Poland did not exist in Gershon time, it was a Russian / Prussian Province engaged in an 100 years revolt and unrest against foreign rulers, which adopted the name Poland following the Treaty of Brest-Litovsk in spring 1918, when revolutionary Lenin Russia renounced Russian claims to Poland. Following the German defeat and the replacement of Hohenzollern rule by the Weimar Republic and the collapse of Habsburg Austria-Hungary, Poland became an independent republic.. An interesting fact is: by law all Russian boys had to be given the name of a disciple, or someone mentioned in the bible hence the biblical names of Gershons family,


  2. The Sadler’s shop was the place to visit on a Saturday morning when I was young and flush with my pocket money. They sold the metal studs ( I think 1d or 2d each ) that were pushed through your leather belt which to me made it look super cool. Strangely my mother didn’t share my views, but it never stopped me buying as many as I could until the belt had no more room for them. Happy days.


  3. I love these old pictures because I am almost 70 and I am of an age where I can remember from when I was a young boy the buildings in some of these photo’s. As I mentioned in some of my recent postings, I actually watched pictures in the Plaza (Flea Pit) Picture House shown in this picture when I was young. I remember Wolsey’s the fruiterers which did front on to the High Street round the corner from The Trustees Bank in Knowles Street.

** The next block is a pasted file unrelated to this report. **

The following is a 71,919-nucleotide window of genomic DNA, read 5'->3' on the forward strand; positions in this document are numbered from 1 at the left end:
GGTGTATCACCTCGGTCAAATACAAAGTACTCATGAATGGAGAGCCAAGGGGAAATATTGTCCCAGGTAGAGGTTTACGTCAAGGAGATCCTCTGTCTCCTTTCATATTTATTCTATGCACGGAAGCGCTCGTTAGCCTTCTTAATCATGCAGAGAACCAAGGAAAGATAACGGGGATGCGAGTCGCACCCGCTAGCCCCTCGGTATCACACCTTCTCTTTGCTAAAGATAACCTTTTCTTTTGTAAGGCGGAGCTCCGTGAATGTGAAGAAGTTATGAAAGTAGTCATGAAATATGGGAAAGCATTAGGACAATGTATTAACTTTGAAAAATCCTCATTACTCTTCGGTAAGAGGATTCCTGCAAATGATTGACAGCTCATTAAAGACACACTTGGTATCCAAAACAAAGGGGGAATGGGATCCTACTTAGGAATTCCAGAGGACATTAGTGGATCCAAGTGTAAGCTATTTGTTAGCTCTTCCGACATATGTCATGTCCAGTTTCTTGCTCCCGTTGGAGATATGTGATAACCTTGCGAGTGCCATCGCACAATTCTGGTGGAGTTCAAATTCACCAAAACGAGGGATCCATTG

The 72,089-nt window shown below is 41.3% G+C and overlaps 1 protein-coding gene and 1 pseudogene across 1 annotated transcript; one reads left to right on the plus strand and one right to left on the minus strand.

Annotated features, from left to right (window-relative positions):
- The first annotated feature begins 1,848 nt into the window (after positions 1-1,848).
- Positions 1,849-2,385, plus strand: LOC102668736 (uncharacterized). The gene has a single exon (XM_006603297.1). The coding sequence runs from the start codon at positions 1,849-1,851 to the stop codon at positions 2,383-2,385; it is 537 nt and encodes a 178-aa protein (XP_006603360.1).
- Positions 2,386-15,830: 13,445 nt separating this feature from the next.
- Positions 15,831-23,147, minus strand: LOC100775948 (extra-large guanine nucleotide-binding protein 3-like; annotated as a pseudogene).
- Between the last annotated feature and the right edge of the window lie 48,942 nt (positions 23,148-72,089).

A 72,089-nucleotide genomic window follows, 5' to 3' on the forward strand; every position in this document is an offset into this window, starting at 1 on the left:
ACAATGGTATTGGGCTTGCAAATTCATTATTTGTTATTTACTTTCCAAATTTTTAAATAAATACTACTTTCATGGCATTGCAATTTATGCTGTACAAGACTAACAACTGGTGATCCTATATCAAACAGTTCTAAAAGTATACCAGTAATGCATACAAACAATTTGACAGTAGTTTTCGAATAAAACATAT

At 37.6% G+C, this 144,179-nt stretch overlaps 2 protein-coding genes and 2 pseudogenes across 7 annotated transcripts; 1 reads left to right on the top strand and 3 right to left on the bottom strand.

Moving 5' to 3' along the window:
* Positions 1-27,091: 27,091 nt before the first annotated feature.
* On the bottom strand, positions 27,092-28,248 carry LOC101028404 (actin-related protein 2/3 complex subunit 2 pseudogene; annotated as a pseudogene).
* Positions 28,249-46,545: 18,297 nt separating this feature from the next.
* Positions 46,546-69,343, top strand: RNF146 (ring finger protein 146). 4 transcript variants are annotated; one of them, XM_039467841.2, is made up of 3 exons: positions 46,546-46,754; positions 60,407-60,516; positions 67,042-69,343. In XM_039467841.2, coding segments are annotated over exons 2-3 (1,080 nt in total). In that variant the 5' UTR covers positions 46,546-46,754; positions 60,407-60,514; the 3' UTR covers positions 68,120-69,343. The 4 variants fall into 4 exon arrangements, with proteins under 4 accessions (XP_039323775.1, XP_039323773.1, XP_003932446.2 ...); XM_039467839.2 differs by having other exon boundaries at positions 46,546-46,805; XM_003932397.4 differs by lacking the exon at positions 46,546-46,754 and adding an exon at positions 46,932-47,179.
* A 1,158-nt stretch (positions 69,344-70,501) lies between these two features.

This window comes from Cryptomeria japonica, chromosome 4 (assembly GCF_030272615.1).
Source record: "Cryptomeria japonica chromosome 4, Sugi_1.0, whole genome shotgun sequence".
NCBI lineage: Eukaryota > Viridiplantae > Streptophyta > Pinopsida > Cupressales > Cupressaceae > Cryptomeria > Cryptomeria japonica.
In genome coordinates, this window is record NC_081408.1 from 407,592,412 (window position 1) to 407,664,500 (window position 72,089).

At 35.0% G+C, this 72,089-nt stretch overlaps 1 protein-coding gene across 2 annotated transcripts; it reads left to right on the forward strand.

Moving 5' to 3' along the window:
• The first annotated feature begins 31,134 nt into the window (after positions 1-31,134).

Unfortunately unlike lots of other people who are interested in this Web Site, I do not have any photo’s to contribute but, I am grateful to those who do and I hope they continue. I find most of the contributions particularly those relating to Stockton and Thornaby where I was born and grow up very interesting, nostalgic and emotional and I will always try and respond with a reply where I can.


  4. I suspect this great picture could maybe have been taken from outside where the police station is now and the fruit warehouse etc could now be the car park area to the rear and side of the Sun Inn. I don’t think the fruiterers could have fronted onto the High street as Lindsay House was there by the time this was taken in 1969 and Victoria buildings were there prior to that. I’m sure someone here will know for definite…